The currentconstrained variational principle, implemented in the variational 2RDM method, was applied to computing the conductance of the 1,4benzenedithiol molecule, shown schematically in Fig. 1, which has been used extensively to benchmark both experimental^{25,26,27,28,29} and theoretical studies^{14,17,20,21,24,41,42,43}. For each target current, we computed the response energy by the variational 2RDM method from which we obtained the voltage by Eq. (10). Calculations were performed for both a goldatom and a nickel atom lead. Owing to the small size of the molecule a single atom lead is a reasonable, firstorder approximation to the atomistic junction between the lead and the molecule. Although the average current across the entire molecule and lead was constrained within the variational calculation, we report the average current confined to the lead, which is the location where the current is experimentally measured. Unlike the current in a classical wire, the quantummechanical current has a nonvanishing dispersion about the average because the Hamiltonian operator and the current operator do not typically commute. Computations with the variational 2RDM method^{31,32,33} were performed in a finite basis set with a subset of the orbitals, known as active orbitals, being correlated beyond mean field. Additional details including the solution of the complexvalued semidefinite program are provided in the Methods section.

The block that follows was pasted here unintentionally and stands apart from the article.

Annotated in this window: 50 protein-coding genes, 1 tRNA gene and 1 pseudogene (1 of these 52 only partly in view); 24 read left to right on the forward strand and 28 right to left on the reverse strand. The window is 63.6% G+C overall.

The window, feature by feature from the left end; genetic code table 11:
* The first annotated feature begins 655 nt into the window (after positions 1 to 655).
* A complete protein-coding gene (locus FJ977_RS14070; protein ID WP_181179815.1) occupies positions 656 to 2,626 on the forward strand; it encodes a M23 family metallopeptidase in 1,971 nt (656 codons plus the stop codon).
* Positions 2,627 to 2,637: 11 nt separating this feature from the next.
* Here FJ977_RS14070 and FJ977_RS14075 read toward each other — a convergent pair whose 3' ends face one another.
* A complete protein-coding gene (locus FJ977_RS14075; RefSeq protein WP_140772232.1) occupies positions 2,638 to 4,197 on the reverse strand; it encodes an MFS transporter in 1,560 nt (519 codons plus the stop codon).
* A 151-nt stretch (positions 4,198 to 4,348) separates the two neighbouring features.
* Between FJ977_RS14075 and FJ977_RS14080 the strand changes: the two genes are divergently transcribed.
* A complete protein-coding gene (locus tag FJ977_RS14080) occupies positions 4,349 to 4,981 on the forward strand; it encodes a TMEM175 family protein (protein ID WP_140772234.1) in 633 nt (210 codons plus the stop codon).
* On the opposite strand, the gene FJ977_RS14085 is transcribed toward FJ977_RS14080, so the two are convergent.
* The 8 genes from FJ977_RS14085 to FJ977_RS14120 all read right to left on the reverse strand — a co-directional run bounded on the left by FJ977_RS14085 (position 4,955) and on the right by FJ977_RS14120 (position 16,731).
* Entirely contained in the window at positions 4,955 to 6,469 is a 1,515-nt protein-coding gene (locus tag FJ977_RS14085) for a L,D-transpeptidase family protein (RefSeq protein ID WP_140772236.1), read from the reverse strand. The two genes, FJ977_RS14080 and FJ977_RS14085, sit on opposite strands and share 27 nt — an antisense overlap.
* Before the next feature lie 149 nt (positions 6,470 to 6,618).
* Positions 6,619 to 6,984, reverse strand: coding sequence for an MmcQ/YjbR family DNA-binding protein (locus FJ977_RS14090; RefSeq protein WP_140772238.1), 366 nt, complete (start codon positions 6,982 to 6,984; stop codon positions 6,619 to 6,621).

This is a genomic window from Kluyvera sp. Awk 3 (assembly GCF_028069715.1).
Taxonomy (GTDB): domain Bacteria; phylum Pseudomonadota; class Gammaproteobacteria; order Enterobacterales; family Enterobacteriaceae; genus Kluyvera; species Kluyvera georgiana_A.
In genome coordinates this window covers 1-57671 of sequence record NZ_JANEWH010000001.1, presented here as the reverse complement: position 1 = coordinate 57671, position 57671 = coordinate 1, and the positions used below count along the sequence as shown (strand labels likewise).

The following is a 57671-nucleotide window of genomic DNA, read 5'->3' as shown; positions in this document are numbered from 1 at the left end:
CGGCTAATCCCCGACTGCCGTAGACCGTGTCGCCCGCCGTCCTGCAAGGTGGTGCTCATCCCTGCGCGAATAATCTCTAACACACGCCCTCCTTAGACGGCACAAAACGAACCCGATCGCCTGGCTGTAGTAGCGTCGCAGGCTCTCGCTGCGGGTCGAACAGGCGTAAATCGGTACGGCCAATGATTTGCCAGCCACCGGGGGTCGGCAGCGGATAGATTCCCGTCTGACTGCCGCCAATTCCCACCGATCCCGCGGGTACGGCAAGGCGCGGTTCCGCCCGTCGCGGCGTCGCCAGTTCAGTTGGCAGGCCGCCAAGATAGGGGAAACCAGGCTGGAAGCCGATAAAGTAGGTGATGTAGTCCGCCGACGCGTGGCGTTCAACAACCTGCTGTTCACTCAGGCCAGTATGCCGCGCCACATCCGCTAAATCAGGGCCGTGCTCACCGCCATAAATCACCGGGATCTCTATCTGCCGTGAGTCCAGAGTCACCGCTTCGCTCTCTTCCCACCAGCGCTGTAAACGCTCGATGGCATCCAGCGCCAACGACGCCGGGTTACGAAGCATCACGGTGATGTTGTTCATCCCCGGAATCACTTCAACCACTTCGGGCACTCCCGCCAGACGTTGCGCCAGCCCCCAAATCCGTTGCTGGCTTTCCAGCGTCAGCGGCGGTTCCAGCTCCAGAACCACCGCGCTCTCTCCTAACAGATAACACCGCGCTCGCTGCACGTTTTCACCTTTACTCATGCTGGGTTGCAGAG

Figure 2a shows the I–V curves from a range of theoretical methods^{20,21,24} and experiment^{25} as well as from the variational 2RDM method (labeled 2RDM). NEGFDFT results^{20,21} are shown from a range of density functionals including PZ, B3LYP, and M06. All three of these methods yield currents that are 1–2 orders of magnitude larger than those from the experiment. It is wellknown that DFT with NEGF tends to overpredict the conductance by a significant amount, potentially orders of magnitude^{18,19,20,21,22}. The overprediction has been attributed to several factors including the energetic positioning of the KohnSham orbitals. The currentconstrained 2RDM method, in contrast, yields currents that match the experimental results for the range of available voltages. Although the overprediction of the current by theory has occurred for more than one lead geometry, one cannot exclude that differences between the experimental and theoretical treatments of the leads contribute to the overprediction. Although the 2RDM and experimental currents appear to be zero in Fig. 2a relative to previous predictions, Fig. 2b displays the base10 log of the conductance as a function of the voltage, showing that the currents from the 2RDM method are nonzero and essentially equivalent to those from the experiment. Table 1 compares the computed and measured conductances from several theories and experiments with the conductance from the currentconstrained variational 2RDM method. Although previous theoretical studies overpredict the conductance as discussed above, both the 2RDM method and the majority of experiments predict a conductance of 0.01 G_{0} for 1,4benzenedithiol with gold leads.